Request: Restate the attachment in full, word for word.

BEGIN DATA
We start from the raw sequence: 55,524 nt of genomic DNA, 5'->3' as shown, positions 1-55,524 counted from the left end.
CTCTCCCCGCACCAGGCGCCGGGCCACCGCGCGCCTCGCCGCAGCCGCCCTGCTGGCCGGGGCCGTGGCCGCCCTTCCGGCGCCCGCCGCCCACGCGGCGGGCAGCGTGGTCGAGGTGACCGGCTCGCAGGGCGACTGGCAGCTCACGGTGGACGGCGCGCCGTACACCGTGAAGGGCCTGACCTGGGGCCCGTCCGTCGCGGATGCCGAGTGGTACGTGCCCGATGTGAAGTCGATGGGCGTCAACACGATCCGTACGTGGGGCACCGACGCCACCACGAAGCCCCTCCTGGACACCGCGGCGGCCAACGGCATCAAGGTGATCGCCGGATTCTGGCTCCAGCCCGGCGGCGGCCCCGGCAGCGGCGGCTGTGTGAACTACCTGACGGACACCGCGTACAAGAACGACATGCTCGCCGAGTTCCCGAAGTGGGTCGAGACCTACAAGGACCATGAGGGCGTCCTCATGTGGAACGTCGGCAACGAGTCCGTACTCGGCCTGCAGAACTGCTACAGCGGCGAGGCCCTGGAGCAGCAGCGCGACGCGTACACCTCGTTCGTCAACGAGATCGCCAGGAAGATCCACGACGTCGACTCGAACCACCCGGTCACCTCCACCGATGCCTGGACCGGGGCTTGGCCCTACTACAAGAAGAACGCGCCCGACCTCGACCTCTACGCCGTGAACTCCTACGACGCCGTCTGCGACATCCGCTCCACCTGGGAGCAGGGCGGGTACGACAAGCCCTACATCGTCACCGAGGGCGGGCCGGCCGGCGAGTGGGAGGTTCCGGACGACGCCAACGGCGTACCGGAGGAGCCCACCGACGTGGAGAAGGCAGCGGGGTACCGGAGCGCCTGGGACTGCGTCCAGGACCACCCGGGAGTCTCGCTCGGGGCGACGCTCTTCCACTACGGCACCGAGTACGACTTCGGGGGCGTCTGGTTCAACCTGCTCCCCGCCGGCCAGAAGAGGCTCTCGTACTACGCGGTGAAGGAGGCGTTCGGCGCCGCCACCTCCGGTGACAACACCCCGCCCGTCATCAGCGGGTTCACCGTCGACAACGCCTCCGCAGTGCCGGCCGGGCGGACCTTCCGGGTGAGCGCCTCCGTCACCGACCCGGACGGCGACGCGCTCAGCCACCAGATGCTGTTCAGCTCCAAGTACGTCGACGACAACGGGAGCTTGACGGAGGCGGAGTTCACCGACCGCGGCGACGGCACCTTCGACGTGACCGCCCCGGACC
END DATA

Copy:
We start from the raw sequence: 55,524 nt of genomic DNA, 5'->3' as shown, positions 1-55,524 counted from the left end.
CTCTCCCCGCACCAGGCGCCGGGCCACCGCGCGCCTCGCCGCAGCCGCCCTGCTGGCCGGGGCCGTGGCCGCCCTTCCGGCGCCCGCCGCCCACGCGGCGGGCAGCGTGGTCGAGGTGACCGGCTCGCAGGGCGACTGGCAGCTCACGGTGGACGGCGCGCCGTACACCGTGAAGGGCCTGACCTGGGGCCCGTCCGTCGCGGATGCCGAGTGGTACGTGCCCGATGTGAAGTCGATGGGCGTCAACACGATCCGTACGTGGGGCACCGACGCCACCACGAAGCCCCTCCTGGACACCGCGGCGGCCAACGGCATCAAGGTGATCGCCGGATTCTGGCTCCAGCCCGGCGGCGGCCCCGGCAGCGGCGGCTGTGTGAACTACCTGACGGACACCGCGTACAAGAACGACATGCTCGCCGAGTTCCCGAAGTGGGTCGAGACCTACAAGGACCATGAGGGCGTCCTCATGTGGAACGTCGGCAACGAGTCCGTACTCGGCCTGCAGAACTGCTACAGCGGCGAGGCCCTGGAGCAGCAGCGCGACGCGTACACCTCGTTCGTCAACGAGATCGCCAGGAAGATCCACGACGTCGACTCGAACCACCCGGTCACCTCCACCGATGCCTGGACCGGGGCTTGGCCCTACTACAAGAAGAACGCGCCCGACCTCGACCTCTACGCCGTGAACTCCTACGACGCCGTCTGCGACATCCGCTCCACCTGGGAGCAGGGCGGGTACGACAAGCCCTACATCGTCACCGAGGGCGGGCCGGCCGGCGAGTGGGAGGTTCCGGACGACGCCAACGGCGTACCGGAGGAGCCCACCGACGTGGAGAAGGCAGCGGGGTACCGGAGCGCCTGGGACTGCGTCCAGGACCACCCGGGAGTCTCGCTCGGGGCGACGCTCTTCCACTACGGCACCGAGTACGACTTCGGGGGCGTCTGGTTCAACCTGCTCCCCGCCGGCCAGAAGAGGCTCTCGTACTACGCGGTGAAGGAGGCGTTCGGCGCCGCCACCTCCGGTGACAACACCCCGCCCGTCATCAGCGGGTTCACCGTCGACAACGCCTCCGCAGTGCCGGCCGGGCGGACCTTCCGGGTGAGCGCCTCCGTCACCGACCCGGACGGCGACGCGCTCAGCCACCAGATGCTGTTCAGCTCCAAGTACGTCGACGACAACGGGAGCTTGACGGAGGCGGAGTTCACCGACCGCGGCGACGGCACCTTCGACGTGACCGCCCCGGACC